Connecticut's First Stripers
by Frank Daignault
onnecticut's most reliable early season striper destination is the lower Connecticut River. Linesides are coming off open sea migration where feeding opportunities are at this time limited and they bee-line to this location because of favorable water temperatures and enhanced foraging opportunities. This is a perfect spring situation because the river is loading up with spawning alewives which augment grass shrimp, sperling and killies. Season considered, it is where stripers have to go.
The coastal, more tidal section of the river is really a huge marsh bisected by one of the largest flows in the northeast. While the estuary is big, tidal and flow enhanced, it is a good small boat location because it is protected. You can launch in Old Lyme at Great Island on the east bank; or, on the west, under Route 95 at Baldwin Bridge. For those who know their way around, this is not a bad spot for flats wading in the deep night; however, while the main flow is too deep for that, it is possible to wade along the sod banks and back marsh coves where stripers will prowl either after dark -- when you'll hear them -- or at daybreak. Even when wading, the best of it is accessed from boats.
At the Connecticut DEP. Marine Headquarters in Old Lyme, (east bank), the state completed a new fishing pier in '93. The spot is open all night because its intent was to eliminate the parking hassles associated with night fishing -- something that all wise striper fishers should do. The pier extends from the south end of the state property, beneath the Old Lyme railroad bridge, to the mouth of the Lieutenant River. Most using the pier are bait fishing while the rest of us leave the end of the pier with floating lines and wade the bars down on a dropping tide.
The mouth of the Lieutenant River is a reliable estuarine choice with fly fishers because of the flow which joins the larger waters. Current is always frequented by stripers and many anglers believe that the river there carries the sniff of baitfish. This local tributary creek is also popular in spring because of the warmer water locally which escapes the freshet cool flow from the north in the main Connecticut. Patterns -- largely deceiverish streamer variations -- are dressed to imitate shiners, sperling and sand-eels. Later in the season some use baby bunker patterns.
DEP Marine Headquarters can be found by taking Exit 70 from I-95 to route 156 south; then take a right onto Ferry Road and continue to Land's End. There are signs.
We zero in on this area because it is accessible for boats and shore fishermen. However, as a secondary consideration, the entire river to Hartford (a fresh water license is required above Route 95) is tidal and linesides can be found anywhere along the way. One reason is the burgeoning alewife run which takes place late March. To a mid-sized on up striper an alewife is fillet mignon and stripers will stop at nothing -- not even the Enfield Dam 60 miles upstream -- to get them. At this first major obstacle on the river, just south of the Massachusetts line, late April witnesses the beginning of a period when bass and bait mingle. If you could see what is caught wherever alewives can be found, you would appreciate the size potential of striped bass which the Connecticut hosts. The sweet water stretch from Windsor to Hartford holds spring stripers. Below Hartford there is a locally popular sandbar and drop-off in Glastonbury at the confluence with Roaring Brook. Bass are also found at the mouth of the Salmon River in East Haddam; and in Haddam the Connecticut Yankee Power plant draws fish when off season water temperatures are out of suitable range elsewhere.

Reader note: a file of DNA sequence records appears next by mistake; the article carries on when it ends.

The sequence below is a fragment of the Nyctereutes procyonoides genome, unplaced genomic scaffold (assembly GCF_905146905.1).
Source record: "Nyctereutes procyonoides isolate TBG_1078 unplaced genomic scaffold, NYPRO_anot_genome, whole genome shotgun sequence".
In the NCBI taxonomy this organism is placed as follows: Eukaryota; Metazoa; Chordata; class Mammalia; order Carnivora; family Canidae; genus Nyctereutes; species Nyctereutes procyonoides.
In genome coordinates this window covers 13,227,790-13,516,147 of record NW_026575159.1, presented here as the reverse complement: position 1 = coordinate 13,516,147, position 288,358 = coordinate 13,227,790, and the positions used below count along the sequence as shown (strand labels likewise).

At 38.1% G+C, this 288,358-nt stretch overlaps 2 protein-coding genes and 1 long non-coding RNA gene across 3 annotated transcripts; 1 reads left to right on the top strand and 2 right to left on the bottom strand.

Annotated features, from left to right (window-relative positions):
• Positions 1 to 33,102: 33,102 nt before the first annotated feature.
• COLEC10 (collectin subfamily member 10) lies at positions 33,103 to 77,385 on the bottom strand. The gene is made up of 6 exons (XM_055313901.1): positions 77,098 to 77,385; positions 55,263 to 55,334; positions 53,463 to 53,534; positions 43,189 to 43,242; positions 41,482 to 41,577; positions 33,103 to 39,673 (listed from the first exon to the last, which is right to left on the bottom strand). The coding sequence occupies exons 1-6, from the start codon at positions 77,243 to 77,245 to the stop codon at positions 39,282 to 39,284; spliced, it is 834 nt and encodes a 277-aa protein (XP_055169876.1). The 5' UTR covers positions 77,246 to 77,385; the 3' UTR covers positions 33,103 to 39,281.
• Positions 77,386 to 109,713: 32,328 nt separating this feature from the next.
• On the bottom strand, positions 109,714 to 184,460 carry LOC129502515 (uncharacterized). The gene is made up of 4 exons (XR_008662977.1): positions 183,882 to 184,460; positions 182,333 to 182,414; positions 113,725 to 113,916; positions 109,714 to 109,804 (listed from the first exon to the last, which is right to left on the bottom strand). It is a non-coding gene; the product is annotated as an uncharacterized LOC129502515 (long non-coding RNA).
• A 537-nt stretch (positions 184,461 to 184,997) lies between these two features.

Note that bait and predators here have different arrival times: alewives late March, small stripers early to mid-April. Even then the later into the season the more one's chances improve for a real moby striper. Alewife runs vary in intensity and many of us believe that stripers are in the river to feed upon spent fish later rather than the fresh and strong new arrivals of the early season.
This is the time for rapidly unfolding conditions and sets of conditions. Some years snow melt -- like last year from New Hampshire and Vermont -- infuse the river with cold water which drops its temperature to below taking ranges.
The size of available stripers is largely determined by timing. As with the rest of the Striper Coast, small fish -- perch size to 24 inches -- arrive first, early April on average. Keepers, and the first cows, are on time mid-May but June is safe for all sizes. Timing isn't from the photo period but rather from the total of prior temperatures. While there is widespread belief that there is a limited native striper population in the river, officials say that more likely what are being seen are holdover fish from another source -- probably split between the Hudson and Chesapeake. More likely the wild card in the size opportunity equation are probably arrivals rather than residents. With that in mind, anything can happen sizewise.
Up to date information on the coastal sections of the river can be had by calling River's End Tackle in Old Saybrook at 860-388-2283. Way inland Hartford Club Sports can report on less tidal stretches. Call 203-296-0110.
Copyright © 1998 - 2014 Frank Daignault, All Rights Reserved
Frank Daignault is the author of Striper Surf, Twenty Years on the Cape, Striper Hot Spots, The Trophy Striper, Eastern Tides and Fly Fishing the Striper Surf.
Autographed books can be purchased directly from Frank; Order Form »
Articles by Frank Daignault